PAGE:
This week, the nomination hearings for Judge Amy Coney Barrett have been noteworthy only perhaps for how un-noteworthy they’ve been — with Judge Barrett declining to answer most questions pertaining to the law or precedent. But, there was at least one question that has captured the attention of the country — even though it, too, featured Judge Barrett refusing to answer.

Yesterday afternoon, Senator Cory Booker (D-NJ) asked if the judge believes “it’s wrong to separate children from their parents to deter immigrants from coming to the U.S.”

Watch the full exchange below:

Judge Barrett did not answer the question, stating — as many Supreme Court nominees have in the past — that the issue was a matter of debate and that she “can’t express a view or be drawn into as a judge.”

But, we believe the answer is clear — yes, yes it is wrong to separate children from their parents as a method of deterrence.

We’ve been clear on this issue, dating back to at least 2009 when First Focus President Bruce Lesley said:

As a bipartisan children’s advocacy organization, we see the ramifications of our broken immigration system every day. Family separation is detrimental to both the physical and mental health of any child. And children of immigrants comprise one-fifth of all U.S. children and are the fastest growing child population in this country. Therefore, it is paramount that our nation, founded by immigrants, enacts reforms to immigration laws that promote family unity.

Sadly, we were echoing these same sentiments over the last week when a New York Times investigation found that the Trump Administration “intentionally implemented a plan to separate children from their parents” and in comments to the Department of Homeland Security. It has been clear to us — and the entire children’s community — that this policy is cruel and, as we said back in June of 2018, it amounts to child abuse.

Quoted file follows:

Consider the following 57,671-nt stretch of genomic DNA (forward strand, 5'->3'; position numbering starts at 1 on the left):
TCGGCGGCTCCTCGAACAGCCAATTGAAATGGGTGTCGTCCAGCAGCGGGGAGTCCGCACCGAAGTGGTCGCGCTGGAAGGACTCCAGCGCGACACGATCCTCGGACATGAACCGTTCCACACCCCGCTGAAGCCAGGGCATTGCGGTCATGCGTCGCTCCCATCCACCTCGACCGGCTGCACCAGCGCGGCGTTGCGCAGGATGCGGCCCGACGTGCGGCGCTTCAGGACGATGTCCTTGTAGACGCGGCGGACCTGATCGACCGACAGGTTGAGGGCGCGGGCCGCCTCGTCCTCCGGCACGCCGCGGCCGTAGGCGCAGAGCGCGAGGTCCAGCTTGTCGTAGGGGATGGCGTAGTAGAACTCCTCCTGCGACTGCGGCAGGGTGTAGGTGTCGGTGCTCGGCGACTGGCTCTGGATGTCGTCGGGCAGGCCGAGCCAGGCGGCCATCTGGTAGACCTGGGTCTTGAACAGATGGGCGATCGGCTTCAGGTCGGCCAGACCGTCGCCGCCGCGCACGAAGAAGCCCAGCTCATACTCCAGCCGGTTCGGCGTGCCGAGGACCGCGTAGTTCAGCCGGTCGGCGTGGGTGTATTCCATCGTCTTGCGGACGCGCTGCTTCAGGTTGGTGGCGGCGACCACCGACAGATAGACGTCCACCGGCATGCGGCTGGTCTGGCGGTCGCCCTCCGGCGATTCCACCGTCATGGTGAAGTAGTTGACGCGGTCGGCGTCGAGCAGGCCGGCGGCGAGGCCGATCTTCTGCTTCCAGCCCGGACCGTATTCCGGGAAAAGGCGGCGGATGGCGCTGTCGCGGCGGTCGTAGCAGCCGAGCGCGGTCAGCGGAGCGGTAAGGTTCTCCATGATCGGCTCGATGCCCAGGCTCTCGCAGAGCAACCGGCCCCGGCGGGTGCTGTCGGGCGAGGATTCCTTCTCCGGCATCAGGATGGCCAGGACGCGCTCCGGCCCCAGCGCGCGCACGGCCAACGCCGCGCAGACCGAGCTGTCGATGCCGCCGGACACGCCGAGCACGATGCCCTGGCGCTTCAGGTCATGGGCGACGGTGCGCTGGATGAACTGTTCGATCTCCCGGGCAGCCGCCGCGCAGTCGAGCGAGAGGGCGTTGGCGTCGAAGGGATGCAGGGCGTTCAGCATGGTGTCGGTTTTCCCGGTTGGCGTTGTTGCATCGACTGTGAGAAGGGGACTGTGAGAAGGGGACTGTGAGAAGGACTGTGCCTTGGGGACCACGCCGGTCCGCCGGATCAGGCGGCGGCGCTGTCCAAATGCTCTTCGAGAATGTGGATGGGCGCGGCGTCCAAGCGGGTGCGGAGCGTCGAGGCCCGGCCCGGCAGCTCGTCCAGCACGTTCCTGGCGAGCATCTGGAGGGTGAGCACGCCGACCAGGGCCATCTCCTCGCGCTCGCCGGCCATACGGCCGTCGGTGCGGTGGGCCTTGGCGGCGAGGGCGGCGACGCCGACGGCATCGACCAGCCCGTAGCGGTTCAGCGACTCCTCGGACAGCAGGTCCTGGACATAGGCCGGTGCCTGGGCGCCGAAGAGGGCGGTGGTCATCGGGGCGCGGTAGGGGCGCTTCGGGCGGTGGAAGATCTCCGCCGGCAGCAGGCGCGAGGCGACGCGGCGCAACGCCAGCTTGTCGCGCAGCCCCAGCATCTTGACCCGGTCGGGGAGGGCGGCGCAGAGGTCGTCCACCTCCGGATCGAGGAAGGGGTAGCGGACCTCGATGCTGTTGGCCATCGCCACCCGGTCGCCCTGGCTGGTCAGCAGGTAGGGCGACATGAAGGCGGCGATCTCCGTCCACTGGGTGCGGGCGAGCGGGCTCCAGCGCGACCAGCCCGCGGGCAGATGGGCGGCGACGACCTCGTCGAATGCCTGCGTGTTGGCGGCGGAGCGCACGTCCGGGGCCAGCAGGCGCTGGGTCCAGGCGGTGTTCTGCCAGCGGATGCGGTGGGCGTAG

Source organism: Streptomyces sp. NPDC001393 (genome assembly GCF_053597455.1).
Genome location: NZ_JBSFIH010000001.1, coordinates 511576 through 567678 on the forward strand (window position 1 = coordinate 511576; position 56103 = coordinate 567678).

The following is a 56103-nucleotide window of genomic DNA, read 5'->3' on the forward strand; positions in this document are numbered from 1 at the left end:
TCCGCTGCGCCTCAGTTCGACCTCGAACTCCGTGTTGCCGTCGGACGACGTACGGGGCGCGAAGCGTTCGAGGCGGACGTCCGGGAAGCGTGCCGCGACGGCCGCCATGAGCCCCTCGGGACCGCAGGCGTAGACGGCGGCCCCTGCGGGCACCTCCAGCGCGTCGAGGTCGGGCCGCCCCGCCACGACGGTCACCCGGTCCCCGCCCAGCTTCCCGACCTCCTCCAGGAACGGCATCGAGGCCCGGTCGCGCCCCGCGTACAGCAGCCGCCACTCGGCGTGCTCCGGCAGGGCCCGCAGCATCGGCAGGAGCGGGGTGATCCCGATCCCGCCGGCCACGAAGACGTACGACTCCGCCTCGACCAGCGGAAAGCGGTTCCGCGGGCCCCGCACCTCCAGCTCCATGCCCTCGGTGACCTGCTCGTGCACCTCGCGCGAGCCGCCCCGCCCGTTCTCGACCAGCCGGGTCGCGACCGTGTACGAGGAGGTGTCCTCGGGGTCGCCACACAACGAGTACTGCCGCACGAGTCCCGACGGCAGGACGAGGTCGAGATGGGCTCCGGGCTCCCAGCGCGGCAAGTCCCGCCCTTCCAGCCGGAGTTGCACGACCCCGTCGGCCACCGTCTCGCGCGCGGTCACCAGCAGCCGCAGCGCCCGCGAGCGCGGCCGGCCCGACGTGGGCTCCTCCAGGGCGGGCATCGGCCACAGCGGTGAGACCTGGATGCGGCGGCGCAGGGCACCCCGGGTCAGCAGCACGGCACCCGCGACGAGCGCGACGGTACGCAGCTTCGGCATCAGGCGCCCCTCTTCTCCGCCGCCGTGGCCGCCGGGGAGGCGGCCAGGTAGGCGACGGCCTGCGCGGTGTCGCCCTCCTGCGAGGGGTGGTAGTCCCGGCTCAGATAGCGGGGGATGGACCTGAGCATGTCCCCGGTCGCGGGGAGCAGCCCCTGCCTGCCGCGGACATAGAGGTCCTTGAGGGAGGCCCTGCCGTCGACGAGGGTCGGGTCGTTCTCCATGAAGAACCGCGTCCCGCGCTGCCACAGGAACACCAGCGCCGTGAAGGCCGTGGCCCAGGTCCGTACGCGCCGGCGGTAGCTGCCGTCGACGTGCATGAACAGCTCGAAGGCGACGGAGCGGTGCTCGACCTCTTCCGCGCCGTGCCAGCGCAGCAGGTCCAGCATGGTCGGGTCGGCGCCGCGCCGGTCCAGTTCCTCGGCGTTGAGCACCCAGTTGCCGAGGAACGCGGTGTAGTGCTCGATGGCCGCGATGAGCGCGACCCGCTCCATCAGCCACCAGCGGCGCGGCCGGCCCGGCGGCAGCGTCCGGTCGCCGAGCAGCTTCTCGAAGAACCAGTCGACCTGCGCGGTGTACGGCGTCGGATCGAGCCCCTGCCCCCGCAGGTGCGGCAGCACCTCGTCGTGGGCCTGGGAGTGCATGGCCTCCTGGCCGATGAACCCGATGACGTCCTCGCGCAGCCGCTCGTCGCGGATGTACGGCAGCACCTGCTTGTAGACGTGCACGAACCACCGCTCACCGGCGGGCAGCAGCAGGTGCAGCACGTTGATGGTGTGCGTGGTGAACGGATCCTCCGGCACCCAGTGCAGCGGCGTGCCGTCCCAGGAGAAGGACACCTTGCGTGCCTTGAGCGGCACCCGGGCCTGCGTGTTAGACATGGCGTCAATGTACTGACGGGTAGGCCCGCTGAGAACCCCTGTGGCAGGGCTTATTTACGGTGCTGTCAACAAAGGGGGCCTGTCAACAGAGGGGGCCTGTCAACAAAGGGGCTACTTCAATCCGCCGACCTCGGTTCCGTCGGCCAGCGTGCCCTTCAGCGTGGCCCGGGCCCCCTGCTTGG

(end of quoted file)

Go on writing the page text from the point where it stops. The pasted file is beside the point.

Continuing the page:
With dire urgency, the administration’s anti-immigrant and anti-family policies must be rejected. In a democracy, we are all accountable for our government, which includes how we treat the most vulnerable among us. The Administration’s family separation policy directly harms children and amounts to child abuse. Anyone concerned about the tragedy of family separation and the harm it is doing to children should contact their elected officials and demand the end to this policy. Our country has to be better than this.

And, with all due respect to Judge Barrett, this has also been clear to those on the bench. U.S. District Judge Dana Sabraw found (in June of 2018) that the practice of separating minor children and parents is a violation of constitutional rights and “shocks the conscience.” Judge Sabraw went on to say:

These allegations sufficiently describe government conduct that arbitrarily tears at the sacred bond between parent and child. Such conduct, if true, as it is assumed to be on the present motion, is brutal, offensive, and fails to comport with traditional notions of fair play and decency.

If confirmed, a then-Justice Barrett may have this question before her again. Let’s hope it’s as clear to her then as it has been to all of us.